Millie’s no milksop. Her wedding’s just round the corner and she’s drawn up a pre-nup with the following demand: Mike – her husband-to-be – can’t enter her study unless he knocks first, and if she wants to, she can shut him out. Not that unreasonable, you might think, in this day and age. After all, if Mike wants to spend time alone in his man-cave (AKA his shed), no one would bat an eyelid. Except that Millie (her real name’s Millimant) is not alive in 2019; she’s a character in a play written in 1700 when women were still their husband’s property, and demanding your own closet, in some men’s eyes, was tantamount to treason.*
But things were beginning to change for middle-class women entering the 1700s. Not only did they feel entitled to their own ‘snugitude’, they could become quite indignant if it was not forthcoming upon marriage. They might even take the initiative and create one. When, in the 1780s, Lady Caroline Portarlington moved into her husband’s Dublin home, Dawson’s Court, she did up a ‘small room above stairs for my sanctum sanctorum, in which I intend to have everything to myself, and retire to it to paint, read, or write.’
Fifty years earlier, very few privileged women could claim possession to their own private room – so what had changed? What had happened at the start of the eighteenth century to liberate middle-class women into flexing their muscles, freeing them to indulge pursuits such as reading and writing away from prying eyes? The answer has much to do with economics, a dramatic hike in female literacy and an explosion in the book trade.
In the 1700s, England experienced an economic boom turning people into shopaholics. Low taxes, the advent of industrialism, burgeoning trade and manufacturing meant middle-class incomes were going through the roof. As they began to seek improvements in their standard of living, the newly-rich set about the important task of gentrification. For the wives of prosperous bankers, lawyers and shopkeepers, this meant more time and money for pleasure. They also sought an enhancement in their status: possessing a private room in which you could satisfy your own passions and invite guests conferred empowerment and rank.
Equally important at that time was the steep rise in female literacy coupled with the growth of the popular print market aimed at the fairer sex. In 1500, female literacy was a mere 1%; by 1714, it had increased to 25%, while 1750 saw it reach a staggering 40%. It was particularly high in urban areas: in 1720, around 66% of the capital’s women could read and write. Many were consuming street literature known as ‘chapbooks’ – soppy, romantic stories about knights and ghosts – like they were going out of fashion. You could get them at the bookseller’s for next to nothing (cheaper paper had slashed printing costs) or borrow them from the libraries to be found in most market towns. Many men feared this new phenomenon, especially when coupled with allowing women privacy. In once case, a circulating library was referred to as ‘an ever-green tree of diabolical knowledge…they who are so fond of handling the leaves, will long for the fruit.’ **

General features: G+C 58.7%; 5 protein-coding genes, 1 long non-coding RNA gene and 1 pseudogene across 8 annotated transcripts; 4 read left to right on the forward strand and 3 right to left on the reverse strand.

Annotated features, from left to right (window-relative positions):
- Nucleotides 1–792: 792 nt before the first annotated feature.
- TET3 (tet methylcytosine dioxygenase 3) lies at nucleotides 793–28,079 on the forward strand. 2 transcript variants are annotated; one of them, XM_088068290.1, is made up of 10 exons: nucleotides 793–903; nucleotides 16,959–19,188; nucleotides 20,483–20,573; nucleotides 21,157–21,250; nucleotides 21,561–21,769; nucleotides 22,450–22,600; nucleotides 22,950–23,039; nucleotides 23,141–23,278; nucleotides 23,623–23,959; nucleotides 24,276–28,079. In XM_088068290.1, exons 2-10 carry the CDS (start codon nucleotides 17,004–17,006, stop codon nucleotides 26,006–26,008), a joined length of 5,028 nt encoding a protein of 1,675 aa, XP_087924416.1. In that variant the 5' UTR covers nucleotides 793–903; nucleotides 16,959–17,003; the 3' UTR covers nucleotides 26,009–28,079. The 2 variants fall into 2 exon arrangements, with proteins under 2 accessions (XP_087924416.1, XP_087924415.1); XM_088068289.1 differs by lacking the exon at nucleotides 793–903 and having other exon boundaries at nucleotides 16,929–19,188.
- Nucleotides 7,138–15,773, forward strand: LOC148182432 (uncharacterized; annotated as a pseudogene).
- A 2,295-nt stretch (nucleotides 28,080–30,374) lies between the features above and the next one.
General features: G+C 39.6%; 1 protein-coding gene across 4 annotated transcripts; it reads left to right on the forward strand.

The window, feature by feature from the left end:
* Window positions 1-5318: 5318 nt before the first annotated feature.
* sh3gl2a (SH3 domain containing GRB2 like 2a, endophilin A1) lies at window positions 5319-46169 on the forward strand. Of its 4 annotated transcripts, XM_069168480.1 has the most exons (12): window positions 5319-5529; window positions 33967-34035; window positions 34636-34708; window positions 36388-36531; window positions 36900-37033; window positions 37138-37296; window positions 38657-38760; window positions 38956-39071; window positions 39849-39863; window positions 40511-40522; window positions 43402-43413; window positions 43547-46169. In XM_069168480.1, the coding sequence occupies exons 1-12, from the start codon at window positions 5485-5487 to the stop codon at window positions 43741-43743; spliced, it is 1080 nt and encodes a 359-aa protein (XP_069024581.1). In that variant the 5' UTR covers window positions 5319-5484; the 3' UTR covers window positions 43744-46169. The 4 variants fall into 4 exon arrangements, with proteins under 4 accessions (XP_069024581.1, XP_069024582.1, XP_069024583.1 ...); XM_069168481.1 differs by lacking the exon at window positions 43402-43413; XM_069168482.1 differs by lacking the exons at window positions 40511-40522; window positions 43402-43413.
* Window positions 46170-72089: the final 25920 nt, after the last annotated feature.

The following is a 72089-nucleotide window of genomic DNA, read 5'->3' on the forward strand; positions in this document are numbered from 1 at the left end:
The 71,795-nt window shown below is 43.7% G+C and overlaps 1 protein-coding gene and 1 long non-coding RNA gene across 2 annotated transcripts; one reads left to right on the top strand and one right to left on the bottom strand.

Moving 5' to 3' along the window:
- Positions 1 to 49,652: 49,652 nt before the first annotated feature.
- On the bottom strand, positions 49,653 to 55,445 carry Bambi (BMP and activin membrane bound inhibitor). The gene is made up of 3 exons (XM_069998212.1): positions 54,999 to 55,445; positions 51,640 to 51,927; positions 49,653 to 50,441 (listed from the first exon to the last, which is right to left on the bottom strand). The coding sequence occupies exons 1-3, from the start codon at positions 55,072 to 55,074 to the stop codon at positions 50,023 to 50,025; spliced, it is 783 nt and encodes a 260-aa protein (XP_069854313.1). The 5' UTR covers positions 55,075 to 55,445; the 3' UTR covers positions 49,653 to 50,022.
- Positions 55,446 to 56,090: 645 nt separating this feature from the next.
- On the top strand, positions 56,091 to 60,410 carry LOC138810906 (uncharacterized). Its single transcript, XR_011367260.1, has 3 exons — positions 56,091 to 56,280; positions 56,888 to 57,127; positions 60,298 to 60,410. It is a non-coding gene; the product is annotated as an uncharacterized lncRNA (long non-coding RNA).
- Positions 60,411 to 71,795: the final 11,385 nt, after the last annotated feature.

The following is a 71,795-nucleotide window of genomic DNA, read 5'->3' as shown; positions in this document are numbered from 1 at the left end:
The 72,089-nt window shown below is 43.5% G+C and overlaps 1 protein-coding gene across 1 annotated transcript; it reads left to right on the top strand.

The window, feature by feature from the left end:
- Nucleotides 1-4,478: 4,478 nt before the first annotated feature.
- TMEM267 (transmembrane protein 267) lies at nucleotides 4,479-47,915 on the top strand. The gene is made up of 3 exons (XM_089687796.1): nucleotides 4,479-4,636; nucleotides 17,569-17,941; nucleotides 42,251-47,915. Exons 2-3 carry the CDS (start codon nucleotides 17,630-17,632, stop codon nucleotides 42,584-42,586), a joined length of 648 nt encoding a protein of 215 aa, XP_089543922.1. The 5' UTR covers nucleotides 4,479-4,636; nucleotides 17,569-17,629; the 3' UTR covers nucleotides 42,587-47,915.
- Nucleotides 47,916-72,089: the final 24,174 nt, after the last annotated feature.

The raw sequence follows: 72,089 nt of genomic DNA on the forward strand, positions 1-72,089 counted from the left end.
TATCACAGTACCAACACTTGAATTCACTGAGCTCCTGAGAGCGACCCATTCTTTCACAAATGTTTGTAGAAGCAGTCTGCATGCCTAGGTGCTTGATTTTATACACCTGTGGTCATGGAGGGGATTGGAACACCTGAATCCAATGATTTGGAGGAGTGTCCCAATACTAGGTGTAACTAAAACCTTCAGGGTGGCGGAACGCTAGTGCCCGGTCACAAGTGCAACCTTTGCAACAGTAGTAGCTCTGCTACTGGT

Once you’d bought your books, you needed somewhere to read them. Somewhere you – and your friends, should you invite them – wouldn’t be disturbed, and where you could wash the words down ‘with the best tey you can gett.’ The hacks who wrote for The Town and Country Magazine – a kind of eighteenth-century Hello! – regarded the female closet, and the amount of tea-drinking that went on there, as symptomatic of women’s enduring love affair with gossip. The swanked-up wives of tradesmen and shopkeepers became a favourite target of satire, the association between women, ‘strong tea and scandal’ becoming entrenched in people’s minds. In time, the expression ‘tea table’ was seen as a euphemism for those who spent their afternoons indulging in a bout of character assassination.
So, when Millimant tells Mike (his real name’s Mirabell) that she’ll only marry him if he lets her be ‘sole Empress of my tea table’, we know the poor chap’s in for a hard time.
* William Congreve, The Way of the World, 1700
** Richard Brinkley Sheridan, The Rivals, 1776